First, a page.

Over the past few years, Snapchat has experienced unprecedented growth in its active user-base. In fact, as of 2015, the platform was outpacing Facebook, Instagram, and Twitter at the same 4-year point in their existence. When Snapchat originally emerged on the scene in 2011, it was differentiated by impermanent content and messaging. While this functionality immediately resonated with a younger cohort, the ephemeral nature of the content presented a challenge to brands evaluating how they could meaningfully make use of the tool. Spending enormous amounts of resources and strategic planning on content that would immediately disappear does sound like any marketer’s nightmare.
Still, with 100 million daily active users fueling 10 billion daily video views, brands are no longer able to ignore the massive potential for engaging younger consumers on the platform. Roughly a year ago, Snapchat introduced its Discover platform, a series of channels dedicated to showcasing daily content from publishers and media sources, including digitally-native sources like Mashable and BuzzFeed, as well as traditional news media such as Cosmopolitan and The Wall Street Journal. The results have been nothing short of incredible.
Cosmopolitan’s Snapchat Discover channel has generated, on average, 19 million views per month, compared to 20 million unique visitors on the brand-owned website. Additionally, views from Snapchat reportedly drive 21 percent of BuzzFeed’s total company traffic. This has resulted in the growth of Snapchat-specific departments, according to the International Business Times, “Refinery29, a female-focused site, has 10 employees on the Discover channel. The Wall Street Journal, Snapchat’s most recent partner, created a five-person team. Fusion has 10 full and part-time Snapchat staffers.”
So Snapchat has some value for media companies driving engagement and video consumption. But is it valuable for brand marketers looking to create loyalty and sell products? In short, absolutely. And it’s value will only continue to grow more powerful for brands as the platform improves and younger consumers age and gain spending power. Here are a couple of reasons why brands should be paying attention to Snapchat now and into the future:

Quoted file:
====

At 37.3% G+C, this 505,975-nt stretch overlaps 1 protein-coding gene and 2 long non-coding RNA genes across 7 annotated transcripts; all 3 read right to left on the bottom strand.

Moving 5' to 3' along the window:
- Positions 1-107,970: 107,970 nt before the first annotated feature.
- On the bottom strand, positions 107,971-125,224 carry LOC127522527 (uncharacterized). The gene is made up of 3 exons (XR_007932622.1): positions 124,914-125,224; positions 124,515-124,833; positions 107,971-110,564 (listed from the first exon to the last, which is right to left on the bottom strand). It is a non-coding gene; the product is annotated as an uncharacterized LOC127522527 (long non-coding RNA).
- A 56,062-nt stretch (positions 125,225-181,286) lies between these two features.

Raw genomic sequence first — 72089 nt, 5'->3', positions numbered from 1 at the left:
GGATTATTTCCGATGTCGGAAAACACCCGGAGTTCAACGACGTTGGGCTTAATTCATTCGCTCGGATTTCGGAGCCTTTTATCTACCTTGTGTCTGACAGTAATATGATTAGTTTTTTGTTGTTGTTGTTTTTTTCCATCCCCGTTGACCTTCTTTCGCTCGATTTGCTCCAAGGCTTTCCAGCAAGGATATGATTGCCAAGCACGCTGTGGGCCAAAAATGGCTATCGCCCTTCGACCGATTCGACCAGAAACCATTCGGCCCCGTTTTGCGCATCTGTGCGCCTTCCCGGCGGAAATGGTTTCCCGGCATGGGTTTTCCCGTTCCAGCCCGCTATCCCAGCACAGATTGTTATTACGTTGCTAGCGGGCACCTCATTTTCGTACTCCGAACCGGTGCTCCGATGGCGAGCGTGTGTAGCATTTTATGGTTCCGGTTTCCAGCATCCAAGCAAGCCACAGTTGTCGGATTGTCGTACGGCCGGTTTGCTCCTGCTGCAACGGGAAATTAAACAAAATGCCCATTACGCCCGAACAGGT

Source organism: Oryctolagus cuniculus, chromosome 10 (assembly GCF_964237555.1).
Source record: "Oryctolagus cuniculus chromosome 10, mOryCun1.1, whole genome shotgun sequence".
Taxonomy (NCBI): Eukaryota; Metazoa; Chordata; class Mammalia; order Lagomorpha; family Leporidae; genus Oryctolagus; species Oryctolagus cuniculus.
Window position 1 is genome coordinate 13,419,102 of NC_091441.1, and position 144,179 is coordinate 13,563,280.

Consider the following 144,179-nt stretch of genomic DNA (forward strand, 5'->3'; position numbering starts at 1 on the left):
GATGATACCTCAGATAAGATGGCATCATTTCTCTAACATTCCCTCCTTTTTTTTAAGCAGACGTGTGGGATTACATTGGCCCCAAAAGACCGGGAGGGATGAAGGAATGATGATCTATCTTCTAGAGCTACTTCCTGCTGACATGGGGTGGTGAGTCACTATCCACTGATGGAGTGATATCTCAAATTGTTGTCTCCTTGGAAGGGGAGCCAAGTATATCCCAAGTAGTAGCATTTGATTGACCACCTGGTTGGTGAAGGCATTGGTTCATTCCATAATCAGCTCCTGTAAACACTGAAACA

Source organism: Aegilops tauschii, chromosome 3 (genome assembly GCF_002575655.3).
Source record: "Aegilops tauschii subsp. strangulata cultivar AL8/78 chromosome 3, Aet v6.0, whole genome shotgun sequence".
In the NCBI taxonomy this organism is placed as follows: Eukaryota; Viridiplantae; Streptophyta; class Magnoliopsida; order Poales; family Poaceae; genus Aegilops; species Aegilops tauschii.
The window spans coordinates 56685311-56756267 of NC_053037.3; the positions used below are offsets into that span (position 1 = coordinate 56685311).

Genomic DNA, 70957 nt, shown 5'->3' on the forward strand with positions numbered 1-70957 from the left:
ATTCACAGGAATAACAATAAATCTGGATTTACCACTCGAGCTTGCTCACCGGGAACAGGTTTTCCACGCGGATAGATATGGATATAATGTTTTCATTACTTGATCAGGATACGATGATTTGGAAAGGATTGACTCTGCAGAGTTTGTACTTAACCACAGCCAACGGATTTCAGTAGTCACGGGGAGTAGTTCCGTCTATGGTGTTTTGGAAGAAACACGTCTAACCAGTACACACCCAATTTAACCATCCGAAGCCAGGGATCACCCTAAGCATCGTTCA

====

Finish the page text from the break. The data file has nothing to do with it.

Like Instagram, Snapchat is mobile-first. Actually, it has no real functionality off of mobile devices, which means that it is also inherently location-based. Snapchat is relevant in the moment. Already, there are filters to service specific locations and events, as well as branded filters that users find useful and engaging. It’s the new thing, and consumer brands need to jump on board.
Consumers, especially younger Millennials and Gen-Z, rely on their phones for all of their decision-making needs. More and more, consumers turn to their phones for shopping, dining, and entertainment information while they are actively looking to do those things. This is where Snapchat has a clear advantage. Soon, we could see offers being sent to people through the app based on their profiles and locations. Using geo-targeting, an offer could surface for a store or location they are near, but in the ephemeral spirit of Snapchat, the offer could only be good for 30 minutes. In other words, create impulse buying through scarcity. People love to feel as though they are getting a deal that others will miss out on. And it’s 100% in-line with the users’ expectation for how the platform works.
Screenshot it or it’s gone forever. There is a timestamp on it. It will trigger an impulse buy. These are just a few of the advantages that Snapchat possesses. How will Snapchat strategically activate this functionality? How will brands evolve accordingly? The next few years are sure to be even more exciting for this platform that isn’t going to “disappear” anytime soon.